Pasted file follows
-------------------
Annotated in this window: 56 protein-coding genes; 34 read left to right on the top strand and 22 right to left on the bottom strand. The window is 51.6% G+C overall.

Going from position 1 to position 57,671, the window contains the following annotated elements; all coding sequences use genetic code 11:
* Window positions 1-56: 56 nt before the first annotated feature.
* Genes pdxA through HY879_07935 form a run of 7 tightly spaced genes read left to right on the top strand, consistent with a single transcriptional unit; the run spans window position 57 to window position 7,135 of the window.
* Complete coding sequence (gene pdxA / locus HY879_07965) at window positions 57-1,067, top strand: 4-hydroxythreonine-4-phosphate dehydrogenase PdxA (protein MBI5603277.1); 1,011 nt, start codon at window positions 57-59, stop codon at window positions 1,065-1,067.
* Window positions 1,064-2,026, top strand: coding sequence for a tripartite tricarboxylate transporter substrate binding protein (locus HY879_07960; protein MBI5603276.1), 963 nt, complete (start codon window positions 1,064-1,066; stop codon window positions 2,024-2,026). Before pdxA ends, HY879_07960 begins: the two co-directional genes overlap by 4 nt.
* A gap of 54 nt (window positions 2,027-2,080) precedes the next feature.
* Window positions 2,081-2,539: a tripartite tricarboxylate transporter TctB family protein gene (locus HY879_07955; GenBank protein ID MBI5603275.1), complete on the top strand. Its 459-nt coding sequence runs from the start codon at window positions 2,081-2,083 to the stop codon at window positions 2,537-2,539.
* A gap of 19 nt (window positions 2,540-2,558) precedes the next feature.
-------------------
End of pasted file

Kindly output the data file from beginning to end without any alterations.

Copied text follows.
Annotated in this window: 56 protein-coding genes; 34 read left to right on the top strand and 22 right to left on the bottom strand. The window is 51.6% G+C overall.

Going from position 1 to position 57,671, the window contains the following annotated elements; all coding sequences use genetic code 11:
* Window positions 1-56: 56 nt before the first annotated feature.
* Genes pdxA through HY879_07935 form a run of 7 tightly spaced genes read left to right on the top strand, consistent with a single transcriptional unit; the run spans window position 57 to window position 7,135 of the window.
* Complete coding sequence (gene pdxA / locus HY879_07965) at window positions 57-1,067, top strand: 4-hydroxythreonine-4-phosphate dehydrogenase PdxA (protein MBI5603277.1); 1,011 nt, start codon at window positions 57-59, stop codon at window positions 1,065-1,067.
* Window positions 1,064-2,026, top strand: coding sequence for a tripartite tricarboxylate transporter substrate binding protein (locus HY879_07960; protein MBI5603276.1), 963 nt, complete (start codon window positions 1,064-1,066; stop codon window positions 2,024-2,026). Before pdxA ends, HY879_07960 begins: the two co-directional genes overlap by 4 nt.
* A gap of 54 nt (window positions 2,027-2,080) precedes the next feature.
* Window positions 2,081-2,539: a tripartite tricarboxylate transporter TctB family protein gene (locus HY879_07955; GenBank protein ID MBI5603275.1), complete on the top strand. Its 459-nt coding sequence runs from the start codon at window positions 2,081-2,083 to the stop codon at window positions 2,537-2,539.
* A gap of 19 nt (window positions 2,540-2,558) precedes the next feature.